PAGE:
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Connor Corum is no typical 6-year-old boy: He was picked out of a nationwide search to be the central character in the TriStar Pictures film "Heaven is for Real," which opened in theatres nationwide on April 16.
Connor, a Macedonia first-grader, stars alongside Academy Award nominee and Emmy Award-winning actor Greg Kinnear.
The film tells the story of Todd Burpo, a small-town pastor and volunteer firefighter who struggles to provide for his family. After his son Colton (Corum) is rushed to the hospital for emergency surgery, Todd and his wife, Sonja (Kelly Reilly) are relieved by his miraculous survival. After his near death experience, Colton shares with his parents his own miracle: He has seen Heaven.
In a recent interview at the Record Publishing Co. offices in Kent, Connor's mother, Shannon Corum, talked about her son's silver screen debut.
"I made a scrapbook for Connor so when he came home from filming in Winnipeg, Canada he would be able to talk about it," she said.
The scrapbook captured all the important moments of Connor's first acting gig, from his first plane ride to Los Angles to audition for the film, riding the merry-go-round at the Santa Monica Pier and images of him hard at work acting in Winnipeg.
Connor's big, blue eyes lit up with excitement when he looked at the picture of his first plane ride.
"I remember thinking -- as the plane was taking off -- that this was going to be really cool," Connor said.
And he wasn't disappointed, Shannon said. He yelled "woo" as he and his mom soared off into the sky for the first time.
A star is born
Shannon said she heard about the casting call for the film -- for a blond, blue-eyed boy between the ages of 5 and 7 -- from a friend last year.
On a whim, she sent in Connor's picture and date of birth.
Shannon said she was not aware of the magnitude of it all at the time. She just thought it would be a fun thing for her and Connor to do.
Connor was invited to audition, was presented with the task of singing the song "Amazing Grace" and asked to speak candidly about heaven.
"I never even told him that was going to happen," Shannon said. "I didn't want to mess with the authenticity that was coming out of his mouth. So we just took it casually. He just did his own thing."
Connor told the casting directors that heaven is "where all the good dead people go."
It was Connor's natural approach and innocence that eventually landed him the role, his mom said.
"I think him just being a normal kid was what they liked," Shannon said. "In our car ride, on the way home, he said 'They said I was the best one yet'!"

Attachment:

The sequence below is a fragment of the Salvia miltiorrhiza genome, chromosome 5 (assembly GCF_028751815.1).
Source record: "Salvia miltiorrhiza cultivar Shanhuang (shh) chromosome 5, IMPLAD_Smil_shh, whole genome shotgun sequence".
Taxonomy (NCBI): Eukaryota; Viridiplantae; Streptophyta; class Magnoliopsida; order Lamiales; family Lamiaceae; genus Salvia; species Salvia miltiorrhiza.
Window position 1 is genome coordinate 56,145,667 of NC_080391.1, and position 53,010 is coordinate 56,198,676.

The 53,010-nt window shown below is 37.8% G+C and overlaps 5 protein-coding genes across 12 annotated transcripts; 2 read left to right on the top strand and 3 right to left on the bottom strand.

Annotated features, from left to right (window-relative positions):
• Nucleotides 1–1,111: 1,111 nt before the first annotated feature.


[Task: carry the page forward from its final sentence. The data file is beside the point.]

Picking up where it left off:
It was during that car ride that Connor told his mom that he definitely wanted to be an actor.
From that moment on, the Corum family was told to brace themselves and "prepare for the floodgates to open," said Shannon, referring to publicity surrounding the film.
When Shannon's grandfather learned that Connor landed the role he dropped down on his knees to say thank you to God. Shannon's aunt was there and was taken aback at the site of seeing her 95-year-old father on his knees.
"He said that God helped me down and God will help me back up again," Shannon said of her grandfather. "There's a strong connection between him and our faith as a family."
Unfortunately, he died before the film's release, Shannon said, adding he was very spiritual man.
On set in Winnipeg
Last summer, Shannon and her husband Chris packed up their three children, Connor, 6, daughter Ryan, who was 3 at the time and baby Pierce, then 6 months old for filming in Winnipeg, Canada.
"We really wanted to focus on the unity of our family," Shannon said. "Uprooting and going to Canada was something that we needed to do. We are in this together and we are here to support Connor."
Shooting lasted two months.
It was an adjustment for the whole family, Shannon said. While she took a leave from her job, her husband worked remotely.
They also had help from grandparents.
"It's a cute, quaint little city where the suburbs are kind of wound into the city itself," Shannon said. "Then it starts to spread out the further you go, to the point where it's all prairie."
Connor got to work as an actor for the first time in fields of wheat and bright yellow sunflowers, under a boundless crisp-blue sky.
"It was gorgeous," Shannon said. "The people there are extremely friendly. It's true what they say about Canadians, they are so sweet and welcoming. They were really family-oriented and that was very nice for us."
Shannon said she tried to give her children some of the comforts of home and bought them bicycles at a yard sale.
Meanwhile, Connor was making friends on the set.
He wasn't too shy to correct Greg Kinnear if he missed a line, and Connor loved when film director Randall Wallace held him upside down and pretended that he was about to drop him into a container on set.
Getting back to normal
Even after all the fanfare, Shannon said Connor is still "your typical 6 year old."
He loves playing with toy model cars and proclaims to be a huge Spider-Man fan.
The Corum family is open to Connor exploring other acting opportunities, as long as it remains fun, said Shannon.
"We really have to keep our hand on the pulse to make sure that we are not getting swept away with a fantasy land or something that is not important in life," Shannon said. "Money is not the most important thing. Fame is not the most important thing. It's your family, it's love, it's consistency. That's what counts."
Shannon said any earnings that Connor made for filming have been put into a trust for him for the future.
"He loves the fact that he did the movie and he is proud of himself," Shannon said. "The first time he saw a commercial he got tears in his eyes of pride. I think that is very cool that he can appreciate that being only 6."
Heather Beyer: 330-541-9432